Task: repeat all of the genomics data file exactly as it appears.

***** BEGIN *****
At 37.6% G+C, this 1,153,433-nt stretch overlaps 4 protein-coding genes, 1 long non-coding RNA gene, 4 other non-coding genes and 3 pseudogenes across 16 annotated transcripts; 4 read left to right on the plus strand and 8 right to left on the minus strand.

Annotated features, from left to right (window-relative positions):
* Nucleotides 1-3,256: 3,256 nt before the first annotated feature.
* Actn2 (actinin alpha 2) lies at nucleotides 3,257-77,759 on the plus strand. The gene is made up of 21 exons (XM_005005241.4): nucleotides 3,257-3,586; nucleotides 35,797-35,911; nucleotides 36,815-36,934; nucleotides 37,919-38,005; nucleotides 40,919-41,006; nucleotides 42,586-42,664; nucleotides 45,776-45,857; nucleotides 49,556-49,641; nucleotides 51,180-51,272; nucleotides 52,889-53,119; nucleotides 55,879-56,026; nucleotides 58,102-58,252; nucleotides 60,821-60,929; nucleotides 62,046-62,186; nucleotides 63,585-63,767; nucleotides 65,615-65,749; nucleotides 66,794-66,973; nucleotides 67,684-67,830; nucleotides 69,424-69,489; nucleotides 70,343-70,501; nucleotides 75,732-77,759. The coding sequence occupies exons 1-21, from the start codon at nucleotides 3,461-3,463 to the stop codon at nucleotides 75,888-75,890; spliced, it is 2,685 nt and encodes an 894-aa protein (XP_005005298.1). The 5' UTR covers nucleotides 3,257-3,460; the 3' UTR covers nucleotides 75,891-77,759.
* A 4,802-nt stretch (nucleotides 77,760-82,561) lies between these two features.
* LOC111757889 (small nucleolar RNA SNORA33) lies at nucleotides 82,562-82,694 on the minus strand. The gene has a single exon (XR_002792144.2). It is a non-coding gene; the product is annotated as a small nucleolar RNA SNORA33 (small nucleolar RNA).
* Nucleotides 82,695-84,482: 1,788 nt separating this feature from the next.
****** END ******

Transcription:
At 37.6% G+C, this 1,153,433-nt stretch overlaps 4 protein-coding genes, 1 long non-coding RNA gene, 4 other non-coding genes and 3 pseudogenes across 16 annotated transcripts; 4 read left to right on the plus strand and 8 right to left on the minus strand.

Annotated features, from left to right (window-relative positions):
* Nucleotides 1-3,256: 3,256 nt before the first annotated feature.
* Actn2 (actinin alpha 2) lies at nucleotides 3,257-77,759 on the plus strand. The gene is made up of 21 exons (XM_005005241.4): nucleotides 3,257-3,586; nucleotides 35,797-35,911; nucleotides 36,815-36,934; nucleotides 37,919-38,005; nucleotides 40,919-41,006; nucleotides 42,586-42,664; nucleotides 45,776-45,857; nucleotides 49,556-49,641; nucleotides 51,180-51,272; nucleotides 52,889-53,119; nucleotides 55,879-56,026; nucleotides 58,102-58,252; nucleotides 60,821-60,929; nucleotides 62,046-62,186; nucleotides 63,585-63,767; nucleotides 65,615-65,749; nucleotides 66,794-66,973; nucleotides 67,684-67,830; nucleotides 69,424-69,489; nucleotides 70,343-70,501; nucleotides 75,732-77,759. The coding sequence occupies exons 1-21, from the start codon at nucleotides 3,461-3,463 to the stop codon at nucleotides 75,888-75,890; spliced, it is 2,685 nt and encodes an 894-aa protein (XP_005005298.1). The 5' UTR covers nucleotides 3,257-3,460; the 3' UTR covers nucleotides 75,891-77,759.
* A 4,802-nt stretch (nucleotides 77,760-82,561) lies between these two features.
* LOC111757889 (small nucleolar RNA SNORA33) lies at nucleotides 82,562-82,694 on the minus strand. The gene has a single exon (XR_002792144.2). It is a non-coding gene; the product is annotated as a small nucleolar RNA SNORA33 (small nucleolar RNA).
* Nucleotides 82,695-84,482: 1,788 nt separating this feature from the next.